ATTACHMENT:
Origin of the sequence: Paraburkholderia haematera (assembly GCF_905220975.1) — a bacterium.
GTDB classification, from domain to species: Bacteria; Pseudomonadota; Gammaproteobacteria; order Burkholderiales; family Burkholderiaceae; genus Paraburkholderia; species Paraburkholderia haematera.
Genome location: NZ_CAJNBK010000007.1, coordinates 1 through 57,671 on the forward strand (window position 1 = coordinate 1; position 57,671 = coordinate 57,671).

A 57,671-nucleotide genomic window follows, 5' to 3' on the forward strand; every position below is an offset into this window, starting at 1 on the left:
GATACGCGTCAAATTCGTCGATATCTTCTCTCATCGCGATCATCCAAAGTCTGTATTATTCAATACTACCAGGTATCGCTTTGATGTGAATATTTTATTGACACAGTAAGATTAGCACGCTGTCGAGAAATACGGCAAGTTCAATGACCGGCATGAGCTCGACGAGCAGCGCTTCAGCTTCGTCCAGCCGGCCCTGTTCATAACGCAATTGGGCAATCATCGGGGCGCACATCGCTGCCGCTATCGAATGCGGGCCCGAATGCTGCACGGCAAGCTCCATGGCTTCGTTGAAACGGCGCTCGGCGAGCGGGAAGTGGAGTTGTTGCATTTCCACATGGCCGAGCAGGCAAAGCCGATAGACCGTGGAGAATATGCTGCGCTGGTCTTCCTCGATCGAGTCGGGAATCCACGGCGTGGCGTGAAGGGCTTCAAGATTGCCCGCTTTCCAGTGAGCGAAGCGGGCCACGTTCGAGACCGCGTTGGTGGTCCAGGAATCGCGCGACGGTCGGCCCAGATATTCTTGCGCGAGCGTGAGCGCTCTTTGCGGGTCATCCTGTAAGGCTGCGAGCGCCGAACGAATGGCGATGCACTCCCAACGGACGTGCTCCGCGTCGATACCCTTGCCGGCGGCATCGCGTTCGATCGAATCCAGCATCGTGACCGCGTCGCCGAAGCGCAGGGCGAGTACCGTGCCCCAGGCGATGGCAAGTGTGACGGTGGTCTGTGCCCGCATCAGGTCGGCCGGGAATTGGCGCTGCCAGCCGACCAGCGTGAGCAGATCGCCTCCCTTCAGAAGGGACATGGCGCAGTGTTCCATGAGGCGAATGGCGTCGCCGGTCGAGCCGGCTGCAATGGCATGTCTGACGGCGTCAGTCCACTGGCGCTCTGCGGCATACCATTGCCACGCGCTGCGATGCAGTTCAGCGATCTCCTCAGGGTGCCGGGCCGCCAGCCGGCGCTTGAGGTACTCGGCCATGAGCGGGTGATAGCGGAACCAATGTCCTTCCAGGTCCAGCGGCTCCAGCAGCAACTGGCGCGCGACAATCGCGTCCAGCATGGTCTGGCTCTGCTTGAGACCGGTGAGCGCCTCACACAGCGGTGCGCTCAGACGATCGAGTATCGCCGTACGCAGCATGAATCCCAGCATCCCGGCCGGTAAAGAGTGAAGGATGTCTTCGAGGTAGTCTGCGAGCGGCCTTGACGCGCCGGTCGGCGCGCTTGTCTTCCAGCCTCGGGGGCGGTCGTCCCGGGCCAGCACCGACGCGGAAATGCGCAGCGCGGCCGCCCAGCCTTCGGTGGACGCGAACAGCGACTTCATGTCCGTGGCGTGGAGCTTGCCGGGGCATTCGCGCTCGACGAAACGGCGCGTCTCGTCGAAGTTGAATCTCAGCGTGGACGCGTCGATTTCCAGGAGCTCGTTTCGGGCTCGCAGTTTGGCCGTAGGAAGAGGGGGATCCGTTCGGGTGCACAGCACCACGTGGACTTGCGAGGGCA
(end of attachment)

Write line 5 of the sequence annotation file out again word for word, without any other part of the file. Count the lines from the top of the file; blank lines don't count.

GATACGCGTCAAATTCGTCGATATCTTCTCTCATCGCGATCATCCAAAGTCTGTATTATTCAATACTACCAGGTATCGCTTTGATGTGAATATTTTATTGACACAGTAAGATTAGCACGCTGTCGAGAAATACGGCAAGTTCAATGACCGGCATGAGCTCGACGAGCAGCGCTTCAGCTTCGTCCAGCCGGCCCTGTTCATAACGCAATTGGGCAATCATCGGGGCGCACATCGCTGCCGCTATCGAATGCGGGCCCGAATGCTGCACGGCAAGCTCCATGGCTTCGTTGAAACGGCGCTCGGCGAGCGGGAAGTGGAGTTGTTGCATTTCCACATGGCCGAGCAGGCAAAGCCGATAGACCGTGGAGAATATGCTGCGCTGGTCTTCCTCGATCGAGTCGGGAATCCACGGCGTGGCGTGAAGGGCTTCAAGATTGCCCGCTTTCCAGTGAGCGAAGCGGGCCACGTTCGAGACCGCGTTGGTGGTCCAGGAATCGCGCGACGGTCGGCCCAGATATTCTTGCGCGAGCGTGAGCGCTCTTTGCGGGTCATCCTGTAAGGCTGCGAGCGCCGAACGAATGGCGATGCACTCCCAACGGACGTGCTCCGCGTCGATACCCTTGCCGGCGGCATCGCGTTCGATCGAATCCAGCATCGTGACCGCGTCGCCGAAGCGCAGGGCGAGTACCGTGCCCCAGGCGATGGCAAGTGTGACGGTGGTCTGTGCCCGCATCAGGTCGGCCGGGAATTGGCGCTGCCAGCCGACCAGCGTGAGCAGATCGCCTCCCTTCAGAAGGGACATGGCGCAGTGTTCCATGAGGCGAATGGCGTCGCCGGTCGAGCCGGCTGCAATGGCATGTCTGACGGCGTCAGTCCACTGGCGCTCTGCGGCATACCATTGCCACGCGCTGCGATGCAGTTCAGCGATCTCCTCAGGGTGCCGGGCCGCCAGCCGGCGCTTGAGGTACTCGGCCATGAGCGGGTGATAGCGGAACCAATGTCCTTCCAGGTCCAGCGGCTCCAGCAGCAACTGGCGCGCGACAATCGCGTCCAGCATGGTCTGGCTCTGCTTGAGACCGGTGAGCGCCTCACACAGCGGTGCGCTCAGACGATCGAGTATCGCCGTACGCAGCATGAATCCCAGCATCCCGGCCGGTAAAGAGTGAAGGATGTCTTCGAGGTAGTCTGCGAGCGGCCTTGACGCGCCGGTCGGCGCGCTTGTCTTCCAGCCTCGGGGGCGGTCGTCCCGGGCCAGCACCGACGCGGAAATGCGCAGCGCGGCCGCCCAGCCTTCGGTGGACGCGAACAGCGACTTCATGTCCGTGGCGTGGAGCTTGCCGGGGCATTCGCGCTCGACGAAACGGCGCGTCTCGTCGAAGTTGAATCTCAGCGTGGACGCGTCGATTTCCAGGAGCTCGTTTCGGGCTCGCAGTTTGGCCGTAGGAAGAGGGGGATCCGTTCGGGTGCACAGCACCACGTGGACTTGCGAGGGCA